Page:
Ian Hongell - Winemaker at Peter Lehmann Wines
Peter Lehmann Wines
Since its inception in 1979, Peter Lehmann Wines has been a Barossa Valley mainstay. The wines, especially the shiraz and riesling have been – in my little black book – synonymous with the Barossa style. So much so that when overseas guests have asked me to recommend typical Barossa wines, Peter Lehmann always come to mind.
The winery and cellar door are set in leafy, park-like gardens and guests can wander around, taste a good selection of wines and if peckish, enjoy lunch on a sunny verandah – as we did. Continue reading
Stepping into the venerable cellars at the Henschke winery in Keyneton is a real trip into the past. The marks of generations of Henschkes having been hewn into the stony structures since the mid-nineteenth century.
In the winery are rows of open concrete fermenters still in use after numerous vintages, and the visitor may picture how winemakers in earlier days used gravity rather than motorised pumps to process young wines.
Henschke Winery - old concrete vats
Seppelt Family Mausoleum
The drive to Seppeltsfield is memorable – avenues of numerous stately date palms and on a hill the brooding Seppelt family mausoleum. As you arrive you are confronted by a complex of aged stone buildings that seem to have “just growed” since the winery’s beginnings in the mid-1800s.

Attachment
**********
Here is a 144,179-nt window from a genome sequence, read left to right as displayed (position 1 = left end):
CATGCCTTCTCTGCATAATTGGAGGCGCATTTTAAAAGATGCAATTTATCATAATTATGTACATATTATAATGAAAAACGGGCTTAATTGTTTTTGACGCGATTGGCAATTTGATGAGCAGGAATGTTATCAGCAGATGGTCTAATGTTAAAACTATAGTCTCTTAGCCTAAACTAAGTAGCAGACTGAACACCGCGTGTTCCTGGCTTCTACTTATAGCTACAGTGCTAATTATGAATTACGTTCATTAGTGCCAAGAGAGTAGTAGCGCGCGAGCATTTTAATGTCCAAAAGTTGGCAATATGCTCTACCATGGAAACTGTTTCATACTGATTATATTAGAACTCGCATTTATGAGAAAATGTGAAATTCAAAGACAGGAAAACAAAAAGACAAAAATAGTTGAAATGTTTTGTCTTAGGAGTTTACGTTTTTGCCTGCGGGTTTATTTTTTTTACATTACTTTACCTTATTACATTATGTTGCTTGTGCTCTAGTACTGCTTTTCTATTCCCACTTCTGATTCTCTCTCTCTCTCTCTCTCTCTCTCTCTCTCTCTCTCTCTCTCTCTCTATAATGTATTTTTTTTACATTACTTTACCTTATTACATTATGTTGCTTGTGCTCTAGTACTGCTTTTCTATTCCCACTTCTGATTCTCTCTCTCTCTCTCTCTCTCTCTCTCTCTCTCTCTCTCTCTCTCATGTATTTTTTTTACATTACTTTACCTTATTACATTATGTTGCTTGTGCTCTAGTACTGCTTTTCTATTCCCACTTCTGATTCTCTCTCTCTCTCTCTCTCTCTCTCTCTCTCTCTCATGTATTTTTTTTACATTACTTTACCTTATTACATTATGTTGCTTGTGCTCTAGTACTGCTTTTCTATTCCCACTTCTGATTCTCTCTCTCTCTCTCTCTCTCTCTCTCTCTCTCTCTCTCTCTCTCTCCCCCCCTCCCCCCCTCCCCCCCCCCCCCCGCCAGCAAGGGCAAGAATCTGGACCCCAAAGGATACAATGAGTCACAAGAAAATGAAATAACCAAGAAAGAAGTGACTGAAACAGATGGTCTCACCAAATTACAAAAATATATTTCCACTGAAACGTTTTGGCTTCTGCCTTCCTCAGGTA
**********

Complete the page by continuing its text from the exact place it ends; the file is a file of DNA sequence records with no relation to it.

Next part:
In the old cellars the visitor is shown rows of casks still containing tawny port styles from 130 vintages. In the tasting room, ancient and modern fortifieds, brandies and table wines are there for an indulgent sip or two. Continue reading
By Annie Field
We started this morning with a vague plan, to try some wine and enjoy ourselves. Not being at all familiar with the local viticultural regions we took a punt and picked a route around Sonoma, Glen Ellen, Napa and Petaluma (our base). This plan was rapidly turfed when we started battling Labor Day Holiday traffic both on and off (tasting tables!) the road.
Our first stop was Domaine Carneros in Napa. Owned by the Taittinger Champagne House, it is certified organic and just a little bit fancy! We tried four of their wines for an affordable $25 (a person! Ouch!). The stand out was Le Reve Blanc de Blanc: light golden in colour, lemons and apples on the nose and peaches and shortbread on the palate. The finish was smooth and dry. Continue reading
After years of writing about wine I recently visited the Barossa and Clare Valleys for the first time.
Just three days in the Barossa and one in Clare was far too short a time to do the area justice but we popped around the vineyards in a disorganised fashion and tasted a fair number of fine wines.
As I discovered, the Barossa is a series of small towns spread out over mostly flat plains, the populated areas separated by numerous historic (and new) wineries and gnarled vineyards. Continue reading
Water water everywhere…
In late March, early April, we sailed on the Legend of the Seas from Shanghai to the Japanese ports of Miyazaki, Kobe and Fukuoka and to the South Korean port of Busan, before returning to Shanghai.
The Legend’s restaurant wine list was typical of cruise lines – a fair range of wines with over the top prices. To give but one example, a bottle of Wolf Blass Yellow Label Merlot cost a whacking $46.50 (Australian dollars, including an obligatory 15% gratuity, at the then current ship exchange rate). This wine is easy to find in Australia for less than $10.00. Continue reading
Kuta Beach Club Hotel, Bali, 1975